Following a seven-year production run, the final Dawn has been assembled by Rolls-Royce at its factory in Goodwood. The announcement comes a little over a month since the convertible’s coupe sibling, the Wraith, received a Black Arrow special edition serving as the last hurrah. Both two-door vehicles are being indirectly replaced by the new Spectre, a longer and wider EV.

According to Rolls-Royce, the Dawn’s demise “signals the end of a glorious, glamorous era” as the model has gone down in history as the brand’s best-selling drophead. It was originally unveiled in 2015 at the Frankfurt Motor Show as a direct successor to the Phantom Drophead Coupe. The standard model had the majestic V12 dialed to 563 hp and 820 Nm (605 lb-ft) of torque before the Black Badge arrived in 2017 with 593 hp and 840 Nm (620 lb-ft).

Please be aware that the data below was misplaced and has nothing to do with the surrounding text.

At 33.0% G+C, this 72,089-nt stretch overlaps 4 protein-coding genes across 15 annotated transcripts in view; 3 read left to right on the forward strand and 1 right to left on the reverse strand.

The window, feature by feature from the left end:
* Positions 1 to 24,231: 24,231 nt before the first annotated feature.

Of the 6,021 cars sold by Rolls-Royce during a record-breaking 2022, the Dawn and Wraith represented 10% of total shipments, with the flagship Phantom accounting for the same percentage. 30% of all vehicles delivered last year were the Ghost, with all the others being the Cullinan SUVs. On average, RR customers spent €500,000 on their cars last year compared to “only” €200,000 in 2014.

The Spectre is picking up where the Wraith left off, and time will tell whether the electric coupe will get a folding top to fill the void left after the Dawn’s discontinuation. In the meantime, the EV with the fixed metal roof will be handed over to the first customers in the final quarter of the year. A potential Spectre convertible will not be the BMW Group’s first EV with a folding roof as that title has already been given to the MINI Cooper SE Convertible.

With the Dawn going away, another V12 model bites the dust. Rolls-Royce has already announced it’ll morph into an all-electric brand by the end of the decade. MINI will follow suit shortly thereafter, while BMW has yet to announce a cutoff date for the combustion engine.

Source: Rolls-Royce